Piano keyboard and guitar

Tips for Songwriters: Avoiding Accidental Plagiarism

Given the few notes within an octave and the millions of songs that have been written using them, accidental plagiarism is a constant companion for most songwriters. Every time you come up with a great songwriting idea — especially something that you really like — you’re immediately wondering if you’ve stolen the idea from an already-existing song.

A lot of the time, you haven’t. At least it’s not similar enough to worry about. But once in a while you’ll write something, and then become uncomfortably aware that it’s just too similar to some other song out there. What do you do?

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If it’s a chord progression, or even a song title that’s the same or too similar to another song, you’re probably in the clear. Chord progressions and song titles are not usually protected by copyright. So plagiarism means that you’ve copied someone else’s melody or lyrics. (The “Blurred Lines” case, though, indicates that even the basic feel and instrumentation, if it’s all too similar, can also be the subject of a legal proceeding).

Most of the time, the solution to accidental plagiarism is fairly simple. Try any of the following solutions for melodies that are too similar to something already out there:

  1. Try reversing the melody. This doesn’t always work, but it can offer interesting bits of new melody that you can build on if you take your accidentally stolen melody and play it backwards. You may need to adjust the chord progression, but that may also be a good thing; it makes it even less likely that you’ll be accused of inadvertently “borrowing” the melody.
  2. Find the phrase that is too similar, and change that one phrase. Often it’s just one part of the melody that’s too similar. You’re not likely going to accidentally copy an entire melody. So do a bit of detective work and find the line that’s too much like one you’ve heard before. Try also changing the chord at the moment of most similarity.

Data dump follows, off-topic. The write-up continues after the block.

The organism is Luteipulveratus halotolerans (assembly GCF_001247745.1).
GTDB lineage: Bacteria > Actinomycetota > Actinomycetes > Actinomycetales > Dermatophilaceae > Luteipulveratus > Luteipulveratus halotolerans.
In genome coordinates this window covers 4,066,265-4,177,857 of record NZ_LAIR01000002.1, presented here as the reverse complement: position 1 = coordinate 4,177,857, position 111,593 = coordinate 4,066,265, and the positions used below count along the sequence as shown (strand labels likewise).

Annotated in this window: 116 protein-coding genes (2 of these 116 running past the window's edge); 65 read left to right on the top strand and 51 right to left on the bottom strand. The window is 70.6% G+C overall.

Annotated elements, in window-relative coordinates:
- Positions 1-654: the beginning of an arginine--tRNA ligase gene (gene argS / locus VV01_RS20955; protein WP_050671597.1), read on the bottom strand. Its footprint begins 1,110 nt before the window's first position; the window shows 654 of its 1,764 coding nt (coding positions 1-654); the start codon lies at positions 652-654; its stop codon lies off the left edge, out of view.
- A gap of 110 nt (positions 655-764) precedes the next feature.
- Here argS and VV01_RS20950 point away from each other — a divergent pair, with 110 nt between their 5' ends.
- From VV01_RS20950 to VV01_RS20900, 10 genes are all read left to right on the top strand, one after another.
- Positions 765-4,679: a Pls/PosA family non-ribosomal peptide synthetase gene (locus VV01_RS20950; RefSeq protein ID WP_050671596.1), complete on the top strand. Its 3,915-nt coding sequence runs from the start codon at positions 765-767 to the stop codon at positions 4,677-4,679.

3. Radically speed up or slow down your borrowed melody. Sometimes taking a borrowed melody and slowing it down — a lot — and then changing some of the chords, will put you in the clear.
  4. Change the mode from major to minor, or vice versa. If your accidentally stolen melody is in a major key, it can be a good idea to experiment with placing it a minor key. This means changing the chords, of course, but that shouldn’t be a problem, and with slight modifications of the melody, it should work.

If it’s the lyric that’s too similar, you’ll want to take time to read the lyric over and over, and identify the parts that are most similar.

Most of the time, a change of wording can help. Sometimes, though, you may find that the entire storyline of your lyric is too similar to something else, leading to lines of lyrics that are too similar. That may require you to rewrite the entire lyric in order to avoid comparison, but the time it takes to do that will be well worth the effort.

It’s most important not to get too down on yourself for writing something that sounds like you simply plagiarized someone else’s song. It’s usually completely unintentional, and it happens more often than you think.

If you’re not sure you’ve plagiarized someone else’s song, the best way forward is to play it for others, especially those in the music world who listen to lots of music. If no one hears any similarities, you’re probably fine to go ahead with it.

Gary EwerWritten by Gary Ewer. Follow Gary on Twitter.

How to Harmonize a Melody, 2nd ed.“The Essential Secrets of Songwriting” eBook bundle includes “How to Harmonize a Melody”. Discover the secrets to adding chords to that melody you’ve come up with. A step-by-step process, with sound samples to guide you.

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